You can pick a scheme with a "no negative equity guarantee" – choose a member of trade body Safe Home Income Plans (Ship) – so that you'll never owe more than your home is actually worth. You can also save money on interest by choosing to take cash in instalments and pay interest only on what you actually use.
"There are schemes available where the homeowner can release extra cash in future years should they need to. With a flexible drawdown scheme, you are able to take a lump sum from the outset and then borrow more when it's required," says Ms Owens.
With home reversion, the big problem is that these firms do not offer you the full market value of your property. For example, you might want to release £50,000 from your £500,000 property but instead of 10 per cent, they might insist on owning 20 per cent. Releasing cash from your home in this way may also affect your entitlement to state means-tested benefits so it's important to take independent legal and financial advice with any equity release plan.
Downsizing may be the cheapest and most transparent option then, but if you have time on your side, it is far better to avoid relying on your home to fund your retirement altogether. "Those in their mid-60s now who perhaps bought 25 years ago have seen tremendous increase in house prices. Many haven't made any other retirement provisions but they can rely on large equity in their home," says Mr Sumpter.
Today, however, the outlook for the property market is troubled, and using property as the sole retirement vehicle is a very dangerous tactic even for people with a reasonable amount of equity in their home. Looking back to 2008, there were people reaching retirement who didn't have large enough pension pots to survive and needed to downsize but found they couldn't sell at the price that they wanted, or even at all. And, those wanting to downsize are usually moving from a house to a flat or bungalow, which is far more difficult in a stagnant market than moving from flat to flat.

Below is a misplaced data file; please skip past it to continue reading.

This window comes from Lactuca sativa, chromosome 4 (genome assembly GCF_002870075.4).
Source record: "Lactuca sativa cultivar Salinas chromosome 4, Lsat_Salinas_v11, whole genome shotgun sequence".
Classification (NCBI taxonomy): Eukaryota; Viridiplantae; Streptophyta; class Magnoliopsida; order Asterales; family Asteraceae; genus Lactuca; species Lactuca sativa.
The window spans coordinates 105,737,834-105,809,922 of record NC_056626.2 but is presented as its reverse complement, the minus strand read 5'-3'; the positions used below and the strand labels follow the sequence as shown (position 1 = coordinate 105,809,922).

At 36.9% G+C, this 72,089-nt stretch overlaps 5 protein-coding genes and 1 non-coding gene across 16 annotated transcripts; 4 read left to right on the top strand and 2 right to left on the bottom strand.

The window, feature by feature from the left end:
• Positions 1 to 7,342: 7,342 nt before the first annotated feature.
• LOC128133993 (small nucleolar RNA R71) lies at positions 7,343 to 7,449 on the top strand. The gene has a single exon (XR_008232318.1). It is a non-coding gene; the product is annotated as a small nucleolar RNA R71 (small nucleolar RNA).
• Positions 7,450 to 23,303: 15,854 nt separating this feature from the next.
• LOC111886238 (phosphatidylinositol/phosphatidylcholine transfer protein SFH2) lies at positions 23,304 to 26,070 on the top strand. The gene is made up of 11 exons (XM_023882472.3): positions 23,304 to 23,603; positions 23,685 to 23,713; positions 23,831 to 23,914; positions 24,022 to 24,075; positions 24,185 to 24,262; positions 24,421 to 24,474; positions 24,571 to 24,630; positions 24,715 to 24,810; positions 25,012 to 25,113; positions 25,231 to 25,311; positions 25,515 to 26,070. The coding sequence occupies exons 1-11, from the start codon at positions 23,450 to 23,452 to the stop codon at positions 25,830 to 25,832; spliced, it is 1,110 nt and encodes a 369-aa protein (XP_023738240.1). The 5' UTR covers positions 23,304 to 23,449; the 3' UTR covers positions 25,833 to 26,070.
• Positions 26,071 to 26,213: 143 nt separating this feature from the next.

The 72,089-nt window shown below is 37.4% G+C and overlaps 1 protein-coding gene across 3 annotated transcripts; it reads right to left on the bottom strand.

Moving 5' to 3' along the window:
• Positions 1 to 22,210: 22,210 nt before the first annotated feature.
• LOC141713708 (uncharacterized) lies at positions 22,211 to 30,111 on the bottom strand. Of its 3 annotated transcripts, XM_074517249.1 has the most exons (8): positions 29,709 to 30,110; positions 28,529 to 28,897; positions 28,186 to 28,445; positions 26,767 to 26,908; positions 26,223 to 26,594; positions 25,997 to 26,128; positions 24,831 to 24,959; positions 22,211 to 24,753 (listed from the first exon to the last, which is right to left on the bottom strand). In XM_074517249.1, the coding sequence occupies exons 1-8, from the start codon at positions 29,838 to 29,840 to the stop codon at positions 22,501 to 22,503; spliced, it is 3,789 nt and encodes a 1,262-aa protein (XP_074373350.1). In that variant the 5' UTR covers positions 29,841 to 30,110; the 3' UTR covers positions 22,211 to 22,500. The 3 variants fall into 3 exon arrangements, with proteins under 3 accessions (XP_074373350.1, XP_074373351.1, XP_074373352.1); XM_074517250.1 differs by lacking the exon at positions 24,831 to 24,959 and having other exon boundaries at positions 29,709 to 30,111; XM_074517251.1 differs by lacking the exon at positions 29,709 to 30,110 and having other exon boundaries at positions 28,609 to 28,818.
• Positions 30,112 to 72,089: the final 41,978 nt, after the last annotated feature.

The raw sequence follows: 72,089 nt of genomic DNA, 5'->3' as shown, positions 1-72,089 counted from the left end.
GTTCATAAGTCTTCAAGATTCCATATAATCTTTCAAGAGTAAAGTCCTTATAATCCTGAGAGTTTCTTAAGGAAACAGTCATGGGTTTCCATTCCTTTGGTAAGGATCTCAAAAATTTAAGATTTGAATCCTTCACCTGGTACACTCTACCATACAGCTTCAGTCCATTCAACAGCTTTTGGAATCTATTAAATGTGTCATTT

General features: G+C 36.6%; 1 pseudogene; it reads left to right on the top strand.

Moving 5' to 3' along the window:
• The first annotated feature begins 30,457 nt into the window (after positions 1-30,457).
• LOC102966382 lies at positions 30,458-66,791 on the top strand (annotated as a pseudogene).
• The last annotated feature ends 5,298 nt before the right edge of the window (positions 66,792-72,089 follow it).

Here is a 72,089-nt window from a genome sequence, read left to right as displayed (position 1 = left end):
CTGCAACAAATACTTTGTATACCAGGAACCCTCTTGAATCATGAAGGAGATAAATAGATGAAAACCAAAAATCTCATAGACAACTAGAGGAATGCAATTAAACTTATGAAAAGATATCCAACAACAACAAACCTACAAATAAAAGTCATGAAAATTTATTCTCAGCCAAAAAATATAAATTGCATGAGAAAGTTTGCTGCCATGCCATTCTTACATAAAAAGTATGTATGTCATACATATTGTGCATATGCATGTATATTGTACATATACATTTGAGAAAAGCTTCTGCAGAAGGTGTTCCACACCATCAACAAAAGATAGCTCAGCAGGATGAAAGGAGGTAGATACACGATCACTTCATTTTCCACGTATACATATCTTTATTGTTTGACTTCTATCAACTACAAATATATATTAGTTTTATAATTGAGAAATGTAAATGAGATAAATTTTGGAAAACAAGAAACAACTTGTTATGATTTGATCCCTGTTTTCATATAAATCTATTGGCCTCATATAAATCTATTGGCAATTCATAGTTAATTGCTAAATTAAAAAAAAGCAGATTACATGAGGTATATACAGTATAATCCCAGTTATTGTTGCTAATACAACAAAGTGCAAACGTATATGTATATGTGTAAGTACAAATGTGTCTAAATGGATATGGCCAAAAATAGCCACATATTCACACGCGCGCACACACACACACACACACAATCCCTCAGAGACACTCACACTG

"A large percentage of my clients are looking to downsize from, say, a four or five-bed house to a more manageable and cheaper to run property," says Trevor Kent, a Gerrards Cross estate agent and former head of the National Association of Estate Agents.
"There are fees, of course, and stamp duty to factor in, and economic slowdowns can be a real stress on buying chains. Also, the prices of smaller properties such as bungalows are robust – in part buoyed by buy-to-let – which is the type of property downsizers are looking at," he said.
And the general economic woes can also potentially throw a spanner in the downsizer works. "We could be in a recession for a number of years, or at least very slow growth, and in that environment the number of buyers will diminish. When you're uncertain about job prospects you're less inclined to upscale and move to a better property," says Minesh Patel from IFA EA Financial Solutions.
The current economic situation has highlighted just how dangerous it is to be wholly reliant on property. It can work in combination with more effective retirement planning and other investment vehicles such as ISAs, but the underlying message from many financial advisers is simply that you may have to face retiring much later than you might hope.
"We have to adopt a less conventional model of retirement. The reality is that the majority of us could spend 30 years in retirement so the idea of total retirement is not achievable. The more successful retirees that I deal with continued in some form of limited work," says Mr Patel.
Vanessa Owen, LV=
"The equity locked in your home should be a prime consideration when planning your retirement. Planning ahead and discussing every available option is key to securing a comfortable retirement. People can look at downsizing to release the equity in your property, or this can also be done through an equity release plan if you want to remain in your current home."